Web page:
parid0508 | Wed, 20 Nov 2002 15:59:56
[Steve Newcomb] > By "equivalence relationship" I'm going to assume that > you mean "relationships in which there's no semantic > difference between the role types". Such as opposites. Not exactly. "equivalence relationship" or more exactly "equivalence relation" has in my mind the meaning it has in mathematics, a relation R which has the three properties of reflexivity, symmetry and transitivity. Which means, for all x, y, z in the domain of the relation: 1. xRx (reflexivity) 2. If xRy, then yRx (symmetry) 3. If xRy and yRz, then xRz (transitivity) In that sense in fact sibling-ness is an equivalence relation only if it's understood as "belong to the same set-of-siblings" (I do not find any substantive in english for the french "fratrie", meaning the set of siblings in the same family.) In that extended definition, I am a sibling of myself, though this can be questionable of course. But the exemple you give ("opposites") is definitely not an equivalence relation, it lacks reflexivity and transitivity. A true equivalence relation in geometry is for example "is parallel to" (for straight lines) more exactly expressed as "has the same direction as". If, to express the assertion "D1 is parallel to D2", I need two different role types, I give up, and your long explanation keeps me only wondering. If indeed the Subject Location Uniqueness Principle leads to such convoluted and non-intuitive conclusions ... ... either you got wrong in your reasoning (and I can't really judge on that, I'm afraid, because I'm lost in your arguments) ... or the principles that lead to such conclusions are questionable.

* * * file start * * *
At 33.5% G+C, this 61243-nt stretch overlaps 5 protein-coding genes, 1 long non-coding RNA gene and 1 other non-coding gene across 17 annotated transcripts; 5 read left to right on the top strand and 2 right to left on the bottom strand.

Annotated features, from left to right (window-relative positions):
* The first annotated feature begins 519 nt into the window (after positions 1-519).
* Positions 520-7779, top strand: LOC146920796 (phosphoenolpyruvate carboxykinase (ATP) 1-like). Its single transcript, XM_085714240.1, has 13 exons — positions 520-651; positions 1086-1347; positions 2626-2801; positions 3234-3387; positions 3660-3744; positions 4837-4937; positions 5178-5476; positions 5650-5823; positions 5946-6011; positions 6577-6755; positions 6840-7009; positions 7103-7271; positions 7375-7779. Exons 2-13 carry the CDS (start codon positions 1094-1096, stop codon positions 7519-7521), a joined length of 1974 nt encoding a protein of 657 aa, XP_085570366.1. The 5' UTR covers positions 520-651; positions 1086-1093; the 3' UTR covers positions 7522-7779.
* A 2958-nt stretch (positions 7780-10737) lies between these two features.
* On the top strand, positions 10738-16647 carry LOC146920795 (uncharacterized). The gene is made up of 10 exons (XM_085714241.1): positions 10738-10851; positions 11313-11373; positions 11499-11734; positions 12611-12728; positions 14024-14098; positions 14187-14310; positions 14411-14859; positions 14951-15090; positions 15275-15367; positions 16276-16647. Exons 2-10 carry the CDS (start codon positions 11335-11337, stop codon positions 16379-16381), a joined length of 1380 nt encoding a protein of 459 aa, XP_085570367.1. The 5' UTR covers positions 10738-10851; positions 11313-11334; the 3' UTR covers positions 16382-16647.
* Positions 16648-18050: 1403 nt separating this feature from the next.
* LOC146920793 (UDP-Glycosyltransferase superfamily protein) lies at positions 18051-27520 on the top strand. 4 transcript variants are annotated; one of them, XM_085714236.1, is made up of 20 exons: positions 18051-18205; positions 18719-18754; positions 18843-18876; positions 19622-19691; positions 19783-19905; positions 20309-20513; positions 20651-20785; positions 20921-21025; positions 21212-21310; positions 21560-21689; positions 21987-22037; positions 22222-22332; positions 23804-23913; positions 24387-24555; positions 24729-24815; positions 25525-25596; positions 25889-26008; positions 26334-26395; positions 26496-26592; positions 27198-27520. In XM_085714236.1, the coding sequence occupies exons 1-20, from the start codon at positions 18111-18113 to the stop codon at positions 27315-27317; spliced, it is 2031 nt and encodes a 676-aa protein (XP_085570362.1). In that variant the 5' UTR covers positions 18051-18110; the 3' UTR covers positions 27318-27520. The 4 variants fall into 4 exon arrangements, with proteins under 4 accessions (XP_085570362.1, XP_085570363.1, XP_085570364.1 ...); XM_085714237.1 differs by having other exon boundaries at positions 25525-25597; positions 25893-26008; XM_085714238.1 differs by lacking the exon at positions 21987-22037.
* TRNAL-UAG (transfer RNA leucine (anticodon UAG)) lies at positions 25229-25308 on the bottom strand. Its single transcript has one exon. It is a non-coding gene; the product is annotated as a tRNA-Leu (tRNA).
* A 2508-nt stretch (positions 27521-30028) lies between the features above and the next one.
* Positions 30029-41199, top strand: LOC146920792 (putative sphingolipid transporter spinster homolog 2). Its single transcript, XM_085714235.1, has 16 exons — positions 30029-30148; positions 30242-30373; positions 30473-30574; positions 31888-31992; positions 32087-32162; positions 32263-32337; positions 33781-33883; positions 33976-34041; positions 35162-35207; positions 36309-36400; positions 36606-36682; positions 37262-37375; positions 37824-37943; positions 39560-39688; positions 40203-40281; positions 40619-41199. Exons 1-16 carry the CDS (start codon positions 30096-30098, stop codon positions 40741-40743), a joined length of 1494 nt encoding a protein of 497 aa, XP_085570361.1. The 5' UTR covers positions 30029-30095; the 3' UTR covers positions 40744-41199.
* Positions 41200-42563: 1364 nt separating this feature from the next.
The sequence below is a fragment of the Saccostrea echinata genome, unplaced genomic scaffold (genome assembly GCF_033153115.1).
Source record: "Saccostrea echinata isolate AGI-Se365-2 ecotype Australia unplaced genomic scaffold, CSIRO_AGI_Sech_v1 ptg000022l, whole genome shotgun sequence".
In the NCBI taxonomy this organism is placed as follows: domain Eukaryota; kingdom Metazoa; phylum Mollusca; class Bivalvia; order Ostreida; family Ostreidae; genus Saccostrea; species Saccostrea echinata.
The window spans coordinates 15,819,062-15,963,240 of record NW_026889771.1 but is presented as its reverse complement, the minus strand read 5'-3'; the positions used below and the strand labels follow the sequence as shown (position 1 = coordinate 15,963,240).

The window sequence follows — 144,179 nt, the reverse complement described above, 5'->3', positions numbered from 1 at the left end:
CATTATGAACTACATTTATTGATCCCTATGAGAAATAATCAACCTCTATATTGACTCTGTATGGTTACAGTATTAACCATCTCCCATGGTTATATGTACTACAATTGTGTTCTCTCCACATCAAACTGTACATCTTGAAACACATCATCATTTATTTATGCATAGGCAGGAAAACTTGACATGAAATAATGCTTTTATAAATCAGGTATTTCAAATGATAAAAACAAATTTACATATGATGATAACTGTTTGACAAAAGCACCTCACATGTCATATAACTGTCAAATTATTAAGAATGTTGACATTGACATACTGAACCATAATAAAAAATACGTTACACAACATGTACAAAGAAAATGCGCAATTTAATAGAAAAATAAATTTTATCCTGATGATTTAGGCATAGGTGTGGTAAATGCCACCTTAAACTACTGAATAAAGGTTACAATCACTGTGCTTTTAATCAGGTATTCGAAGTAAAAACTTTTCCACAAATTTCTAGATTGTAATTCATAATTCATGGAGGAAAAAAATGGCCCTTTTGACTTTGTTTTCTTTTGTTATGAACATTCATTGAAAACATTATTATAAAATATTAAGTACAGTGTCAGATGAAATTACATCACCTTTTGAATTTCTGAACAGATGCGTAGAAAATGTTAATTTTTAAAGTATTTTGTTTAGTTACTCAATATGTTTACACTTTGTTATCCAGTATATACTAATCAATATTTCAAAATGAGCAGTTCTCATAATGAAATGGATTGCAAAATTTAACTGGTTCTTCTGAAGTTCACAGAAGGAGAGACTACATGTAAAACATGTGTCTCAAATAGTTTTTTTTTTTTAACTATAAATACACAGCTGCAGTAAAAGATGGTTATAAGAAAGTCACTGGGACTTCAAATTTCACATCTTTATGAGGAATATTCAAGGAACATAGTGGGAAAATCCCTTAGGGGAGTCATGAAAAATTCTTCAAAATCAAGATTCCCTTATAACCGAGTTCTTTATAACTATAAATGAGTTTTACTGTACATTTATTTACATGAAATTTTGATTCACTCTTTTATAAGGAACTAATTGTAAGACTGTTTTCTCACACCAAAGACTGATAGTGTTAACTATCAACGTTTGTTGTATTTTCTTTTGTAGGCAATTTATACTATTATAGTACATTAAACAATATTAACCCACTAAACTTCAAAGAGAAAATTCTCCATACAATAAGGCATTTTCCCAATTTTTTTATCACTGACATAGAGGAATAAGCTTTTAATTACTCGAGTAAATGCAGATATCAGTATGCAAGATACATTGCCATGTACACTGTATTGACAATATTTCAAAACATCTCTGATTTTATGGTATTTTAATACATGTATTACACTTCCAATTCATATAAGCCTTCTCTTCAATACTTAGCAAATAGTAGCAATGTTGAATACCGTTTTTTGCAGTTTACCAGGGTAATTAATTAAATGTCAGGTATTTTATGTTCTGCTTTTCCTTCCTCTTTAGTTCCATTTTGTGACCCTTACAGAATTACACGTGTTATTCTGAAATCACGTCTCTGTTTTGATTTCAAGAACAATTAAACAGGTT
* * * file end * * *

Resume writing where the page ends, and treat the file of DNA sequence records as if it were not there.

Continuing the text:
parid0508 | Wed, 20 Nov 2002 08:43:50
What you are saying in this is that this assertion has two distinct role types "Opposite of White" and "Opposite of Black". Similarly my brother and I are linked by two different role types "Brother of Ian" and "Brother of Martin" It is the pair of the role type and the role player that needs to be unique, not the role type itself. My conclusion is that the role type is not a distinguishing property. It is simply a property that allows you to identify sets of assertions that play a similar role in different assertion instances. The RM should not concern itself about the fact that the same role type occurs in different places. It should only concern itself with the uniqueness of role type/player pairs in specific instances.